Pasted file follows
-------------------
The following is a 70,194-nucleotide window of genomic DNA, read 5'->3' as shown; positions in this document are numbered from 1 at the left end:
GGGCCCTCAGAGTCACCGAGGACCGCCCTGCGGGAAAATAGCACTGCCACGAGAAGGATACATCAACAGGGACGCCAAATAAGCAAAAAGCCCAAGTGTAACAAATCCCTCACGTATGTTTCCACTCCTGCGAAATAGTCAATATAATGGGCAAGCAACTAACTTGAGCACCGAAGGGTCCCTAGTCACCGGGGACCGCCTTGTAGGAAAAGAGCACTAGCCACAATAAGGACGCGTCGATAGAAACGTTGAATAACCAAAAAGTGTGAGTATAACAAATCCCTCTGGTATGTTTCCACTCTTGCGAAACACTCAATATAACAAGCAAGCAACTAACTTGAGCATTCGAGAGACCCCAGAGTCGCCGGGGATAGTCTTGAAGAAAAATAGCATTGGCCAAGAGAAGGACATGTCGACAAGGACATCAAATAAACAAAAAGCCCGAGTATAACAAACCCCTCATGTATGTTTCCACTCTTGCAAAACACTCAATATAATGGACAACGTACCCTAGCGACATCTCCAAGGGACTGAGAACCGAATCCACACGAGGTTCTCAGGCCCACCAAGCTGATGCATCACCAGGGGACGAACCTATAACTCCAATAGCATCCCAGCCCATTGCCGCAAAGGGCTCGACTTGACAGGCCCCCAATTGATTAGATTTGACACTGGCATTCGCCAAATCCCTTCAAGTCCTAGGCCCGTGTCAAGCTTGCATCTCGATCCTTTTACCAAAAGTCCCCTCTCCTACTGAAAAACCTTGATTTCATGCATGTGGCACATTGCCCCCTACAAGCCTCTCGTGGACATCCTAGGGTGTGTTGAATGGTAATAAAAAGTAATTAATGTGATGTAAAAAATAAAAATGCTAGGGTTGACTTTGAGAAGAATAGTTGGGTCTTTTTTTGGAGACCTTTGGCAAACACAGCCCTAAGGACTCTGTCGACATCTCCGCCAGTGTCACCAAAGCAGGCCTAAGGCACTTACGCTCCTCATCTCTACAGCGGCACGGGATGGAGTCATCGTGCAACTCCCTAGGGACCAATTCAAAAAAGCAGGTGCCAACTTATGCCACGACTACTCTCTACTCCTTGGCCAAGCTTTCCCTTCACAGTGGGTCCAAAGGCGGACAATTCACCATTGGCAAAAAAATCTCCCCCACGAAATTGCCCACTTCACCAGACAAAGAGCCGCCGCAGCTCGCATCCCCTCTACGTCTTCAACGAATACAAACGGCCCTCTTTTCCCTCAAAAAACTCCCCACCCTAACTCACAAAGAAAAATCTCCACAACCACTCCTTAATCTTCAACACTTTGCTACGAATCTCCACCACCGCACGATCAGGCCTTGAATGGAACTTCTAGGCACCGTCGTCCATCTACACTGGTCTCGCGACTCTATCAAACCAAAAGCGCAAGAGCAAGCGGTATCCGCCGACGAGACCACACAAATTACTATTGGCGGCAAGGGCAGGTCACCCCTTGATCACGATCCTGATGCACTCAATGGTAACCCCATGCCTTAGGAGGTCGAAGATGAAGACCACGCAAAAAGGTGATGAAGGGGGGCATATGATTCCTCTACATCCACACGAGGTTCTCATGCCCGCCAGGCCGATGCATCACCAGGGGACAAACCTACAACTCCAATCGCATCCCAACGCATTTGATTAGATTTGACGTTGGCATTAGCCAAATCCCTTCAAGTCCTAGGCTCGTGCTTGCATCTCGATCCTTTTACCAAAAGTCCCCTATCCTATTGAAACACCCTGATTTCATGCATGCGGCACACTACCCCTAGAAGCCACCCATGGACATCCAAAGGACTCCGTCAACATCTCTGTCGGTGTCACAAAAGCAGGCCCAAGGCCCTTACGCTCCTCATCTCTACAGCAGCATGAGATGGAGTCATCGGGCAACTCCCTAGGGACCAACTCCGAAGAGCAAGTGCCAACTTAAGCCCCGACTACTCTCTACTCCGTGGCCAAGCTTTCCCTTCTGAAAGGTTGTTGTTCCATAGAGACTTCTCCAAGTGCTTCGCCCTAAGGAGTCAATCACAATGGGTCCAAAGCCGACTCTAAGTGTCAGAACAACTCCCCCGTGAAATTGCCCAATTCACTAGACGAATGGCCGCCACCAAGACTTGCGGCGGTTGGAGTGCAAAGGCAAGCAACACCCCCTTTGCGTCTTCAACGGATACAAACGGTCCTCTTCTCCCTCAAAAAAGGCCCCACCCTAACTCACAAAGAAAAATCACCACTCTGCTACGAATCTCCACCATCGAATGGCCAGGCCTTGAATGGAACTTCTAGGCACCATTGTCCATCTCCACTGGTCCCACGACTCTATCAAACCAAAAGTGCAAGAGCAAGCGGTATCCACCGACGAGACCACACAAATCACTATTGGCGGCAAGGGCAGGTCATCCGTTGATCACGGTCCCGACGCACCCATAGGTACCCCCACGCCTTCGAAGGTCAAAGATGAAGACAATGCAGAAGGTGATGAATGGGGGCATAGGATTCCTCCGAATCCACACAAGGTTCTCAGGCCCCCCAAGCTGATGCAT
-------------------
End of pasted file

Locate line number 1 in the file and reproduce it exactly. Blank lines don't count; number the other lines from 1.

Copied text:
The following is a 70,194-nucleotide window of genomic DNA, read 5'->3' as shown; positions in this document are numbered from 1 at the left end: